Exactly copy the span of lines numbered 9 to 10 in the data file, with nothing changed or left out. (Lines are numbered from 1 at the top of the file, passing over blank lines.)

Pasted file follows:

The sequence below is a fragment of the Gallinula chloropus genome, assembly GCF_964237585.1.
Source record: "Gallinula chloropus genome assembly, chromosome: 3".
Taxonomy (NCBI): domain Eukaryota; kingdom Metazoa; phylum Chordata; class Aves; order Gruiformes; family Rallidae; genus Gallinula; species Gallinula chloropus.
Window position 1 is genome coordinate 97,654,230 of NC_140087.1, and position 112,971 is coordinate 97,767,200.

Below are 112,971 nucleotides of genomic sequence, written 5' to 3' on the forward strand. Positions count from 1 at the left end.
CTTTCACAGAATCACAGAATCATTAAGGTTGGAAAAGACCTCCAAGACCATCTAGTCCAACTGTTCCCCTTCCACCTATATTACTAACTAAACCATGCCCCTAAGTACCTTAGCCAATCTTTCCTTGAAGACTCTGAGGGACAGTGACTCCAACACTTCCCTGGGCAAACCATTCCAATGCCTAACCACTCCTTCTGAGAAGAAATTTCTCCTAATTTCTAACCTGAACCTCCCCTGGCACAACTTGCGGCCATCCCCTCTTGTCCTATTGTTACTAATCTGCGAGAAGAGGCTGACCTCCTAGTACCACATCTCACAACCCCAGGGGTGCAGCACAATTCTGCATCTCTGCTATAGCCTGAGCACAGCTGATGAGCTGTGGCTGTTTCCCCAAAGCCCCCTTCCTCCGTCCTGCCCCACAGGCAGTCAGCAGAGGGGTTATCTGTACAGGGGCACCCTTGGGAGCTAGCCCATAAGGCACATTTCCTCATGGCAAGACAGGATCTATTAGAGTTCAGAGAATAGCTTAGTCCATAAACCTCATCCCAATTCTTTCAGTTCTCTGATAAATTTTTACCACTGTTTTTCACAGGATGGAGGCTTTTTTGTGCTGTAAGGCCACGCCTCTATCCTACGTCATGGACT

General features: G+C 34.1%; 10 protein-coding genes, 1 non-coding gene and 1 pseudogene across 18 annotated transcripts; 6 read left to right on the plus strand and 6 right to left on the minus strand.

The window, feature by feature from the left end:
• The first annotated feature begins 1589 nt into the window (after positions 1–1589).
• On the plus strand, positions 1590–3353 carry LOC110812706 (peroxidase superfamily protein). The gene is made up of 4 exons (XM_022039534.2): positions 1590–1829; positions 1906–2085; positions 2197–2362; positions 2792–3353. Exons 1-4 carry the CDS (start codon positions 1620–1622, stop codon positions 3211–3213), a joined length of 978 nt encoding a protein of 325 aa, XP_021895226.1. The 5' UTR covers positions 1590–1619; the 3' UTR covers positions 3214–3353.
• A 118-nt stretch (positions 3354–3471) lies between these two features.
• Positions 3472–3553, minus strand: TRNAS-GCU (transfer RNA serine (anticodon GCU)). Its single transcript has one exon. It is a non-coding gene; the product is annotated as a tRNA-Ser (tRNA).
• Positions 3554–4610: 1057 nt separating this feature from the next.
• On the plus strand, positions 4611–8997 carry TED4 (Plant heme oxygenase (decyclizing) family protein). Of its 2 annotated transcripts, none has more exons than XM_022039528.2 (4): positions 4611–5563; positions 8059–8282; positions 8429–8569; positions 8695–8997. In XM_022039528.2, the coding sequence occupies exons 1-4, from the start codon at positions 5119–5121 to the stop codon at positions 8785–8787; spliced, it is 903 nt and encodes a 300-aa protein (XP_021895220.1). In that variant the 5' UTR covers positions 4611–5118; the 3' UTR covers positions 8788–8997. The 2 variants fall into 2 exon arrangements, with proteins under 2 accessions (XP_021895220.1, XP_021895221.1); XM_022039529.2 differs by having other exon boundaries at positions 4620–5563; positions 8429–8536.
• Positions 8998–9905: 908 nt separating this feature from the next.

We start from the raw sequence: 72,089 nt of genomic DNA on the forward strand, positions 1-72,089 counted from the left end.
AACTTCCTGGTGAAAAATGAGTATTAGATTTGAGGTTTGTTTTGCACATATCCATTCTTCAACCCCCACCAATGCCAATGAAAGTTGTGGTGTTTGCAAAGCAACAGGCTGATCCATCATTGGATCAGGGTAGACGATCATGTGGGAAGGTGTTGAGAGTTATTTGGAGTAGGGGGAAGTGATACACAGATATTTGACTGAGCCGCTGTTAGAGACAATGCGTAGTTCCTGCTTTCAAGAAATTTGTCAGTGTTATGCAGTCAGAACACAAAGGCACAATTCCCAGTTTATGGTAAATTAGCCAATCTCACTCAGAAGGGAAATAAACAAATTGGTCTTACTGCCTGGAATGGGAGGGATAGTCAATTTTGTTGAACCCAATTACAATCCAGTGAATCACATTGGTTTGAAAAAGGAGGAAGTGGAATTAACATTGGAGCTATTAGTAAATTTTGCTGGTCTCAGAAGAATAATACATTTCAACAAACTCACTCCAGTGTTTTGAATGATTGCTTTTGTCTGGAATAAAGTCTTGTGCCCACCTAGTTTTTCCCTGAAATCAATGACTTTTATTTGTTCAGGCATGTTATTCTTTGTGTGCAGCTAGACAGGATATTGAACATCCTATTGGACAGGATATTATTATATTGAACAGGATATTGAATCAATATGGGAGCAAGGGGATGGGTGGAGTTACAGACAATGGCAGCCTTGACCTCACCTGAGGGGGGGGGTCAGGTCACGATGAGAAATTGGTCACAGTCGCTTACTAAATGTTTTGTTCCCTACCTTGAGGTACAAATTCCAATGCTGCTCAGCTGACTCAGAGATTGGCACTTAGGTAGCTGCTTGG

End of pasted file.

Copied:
• The first annotated feature begins 1589 nt into the window (after positions 1–1589).
• On the plus strand, positions 1590–3353 carry LOC110812706 (peroxidase superfamily protein). The gene is made up of 4 exons (XM_022039534.2): positions 1590–1829; positions 1906–2085; positions 2197–2362; positions 2792–3353. Exons 1-4 carry the CDS (start codon positions 1620–1622, stop codon positions 3211–3213), a joined length of 978 nt encoding a protein of 325 aa, XP_021895226.1. The 5' UTR covers positions 1590–1619; the 3' UTR covers positions 3214–3353.